credentials.ConsumerSecret = ConfigurationManager.AppSettings["twitterConsumerSecret"];
    auth = new MvcAuthorizer
        Credentials = credentials
    if (!auth.IsAuthorized)
        Uri specialUri = new Uri(Request.Url.ToString());
        return auth.BeginAuthorization(specialUri);
    ViewBag.User = auth.Credentials.ScreenName;
    return null;

MVC5 Notes: Due to changes in ASP.NET Security Policies, DotNetOpenAuth (used internally by Linq2Twitter) breaks, so we have to use a workaround as defined here. The code accompanying this article incorporates this workaround. However since this is not related to the core topic, I have skipped the details.

5. Finally we add a method that returns a JsonResult containing list of Latest Tweets from the logged in user

public JsonResult GetTweets()
    string screenName = ViewBag.User;
    IEnumerable< TweetViewModel > friendTweets = new List< TweetViewModel >();
    if (string.IsNullOrEmpty(screenName))
        return Json(friendTweets, JsonRequestBehavior.AllowGet);
    twitterCtx = new TwitterContext(auth);
    friendTweets =
        (from tweet in twitterCtx.Status
         where tweet.Type == StatusType.Home &&
               tweet.ScreenName == screenName &&
               tweet.IncludeEntities == true
         select new TweetViewModel
             ImageUrl = tweet.User.ProfileImageUrl,
             ScreenName = tweet.User.Identifier.ScreenName,
             MediaUrl = GetTweetMediaUrl(tweet),
             Tweet = tweet.Text
    return Json(friendTweets, JsonRequestBehavior.AllowGet);
private string GetTweetMediaUrl(Status status)
    if (status.Entities != null && status.Entities.MediaEntities.Count > 0)
        return status.Entities.MediaEntities[0].MediaUrlHttps;
    return "";

6. The ViewModel used to encapsulate a Tweet is as follows

public class TweetViewModel 
    public string ImageUrl { get; set; } 
    public string ScreenName { get; set; } 
    public string MediaUrl { get; set; } 
    public string Tweet { get; set; } 

7. Next we setup the View skeleton using BootStrap (you need to do this if you are using VS2012 or older). VS2013 and MVC5 project template will automatically setup the _Layout to use BootStrap):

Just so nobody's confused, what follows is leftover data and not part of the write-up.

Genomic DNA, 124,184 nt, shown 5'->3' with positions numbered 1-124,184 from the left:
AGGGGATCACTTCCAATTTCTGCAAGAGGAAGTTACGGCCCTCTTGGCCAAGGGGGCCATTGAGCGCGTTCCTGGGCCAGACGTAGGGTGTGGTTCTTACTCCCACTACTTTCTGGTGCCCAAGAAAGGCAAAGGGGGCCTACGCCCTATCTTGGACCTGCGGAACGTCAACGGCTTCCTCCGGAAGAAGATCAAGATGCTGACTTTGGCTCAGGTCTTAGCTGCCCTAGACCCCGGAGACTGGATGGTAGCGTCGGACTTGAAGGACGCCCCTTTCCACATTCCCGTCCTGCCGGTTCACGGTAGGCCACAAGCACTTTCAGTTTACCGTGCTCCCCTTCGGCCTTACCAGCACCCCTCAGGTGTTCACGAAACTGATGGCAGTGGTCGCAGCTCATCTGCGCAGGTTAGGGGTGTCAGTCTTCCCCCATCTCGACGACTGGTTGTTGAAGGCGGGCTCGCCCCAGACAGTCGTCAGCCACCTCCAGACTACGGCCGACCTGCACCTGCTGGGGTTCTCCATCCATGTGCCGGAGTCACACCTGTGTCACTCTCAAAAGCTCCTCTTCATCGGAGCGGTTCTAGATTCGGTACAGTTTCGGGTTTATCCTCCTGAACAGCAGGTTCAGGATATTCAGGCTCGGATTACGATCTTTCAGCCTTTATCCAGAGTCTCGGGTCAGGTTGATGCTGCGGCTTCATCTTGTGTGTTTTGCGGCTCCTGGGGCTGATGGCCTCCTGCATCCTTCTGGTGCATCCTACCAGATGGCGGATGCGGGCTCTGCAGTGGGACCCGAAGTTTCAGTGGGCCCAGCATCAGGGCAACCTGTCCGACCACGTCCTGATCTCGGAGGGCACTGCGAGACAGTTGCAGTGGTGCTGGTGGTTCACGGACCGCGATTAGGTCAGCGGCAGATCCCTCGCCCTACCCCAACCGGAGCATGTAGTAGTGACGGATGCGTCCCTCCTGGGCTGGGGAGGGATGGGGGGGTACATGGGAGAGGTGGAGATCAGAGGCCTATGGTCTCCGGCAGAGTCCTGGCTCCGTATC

a. Add _ViewStart.cshtml in the Views folder. It’s content is as follows

    Layout = "~/Views/Shared/_Layout.cshtml";

b. Add Views\Shared\_Layout.cshtml folder that will serve as our Master Page

<!DOCTYPE html>
 <meta charset="utf-8" />
 <meta name="viewport" content="width=device-width" />
 <title>Hello AngularJS</title>
 <link href="~/Content/bootstrap.css" rel="stylesheet" />
 <link href="~/Content/bootstrap.min.css" rel="stylesheet" />
 <div class="navbar navbar-inverse">
  <div class="navbar-inner">
   <div class="brand">
   @if (ViewBag.User != null)
    <div class="button-group pull-right">
     <div class="btn">
      <i class="icon-user"></i>
<div class="container-fluid">
 <div class="row-fluid">
<script src="~/Scripts/jquery-1.9.1.min.js"></script>
<script src="~/Scripts/bootstrap.min.js"></script>

c. Finally we add Index.cshtml which only has a Title for now


    ViewBag.Title = "Hello AngularJS";

d. If we run the application at this point, it will ask to Authorize our app with Twitter, and once authorized, we’ll be redirected to the home page as follows


That completes our ground work and we are ready to dive into AngularJS now.

The Angular App

First point of difference from libraries like KnockoutJS is that Angular needs an ng-app attribute to be declared, wherever we want the Scope of Angular to start. We will add it in our Index.cshtml by adding a div as follows.

<div ng-app>
 <!-- More Goodness Coming -->

The AngularJS Client Side Controller and ViewModel

We will add a hello-angular.js in the Scripts folder. We start off with a Controller that is defined as follows:

var indexController = function ($scope)


In Angular, the indexController object is regarded as Controller simply if someone pulls in the ($scope) parameters.

What is $scope?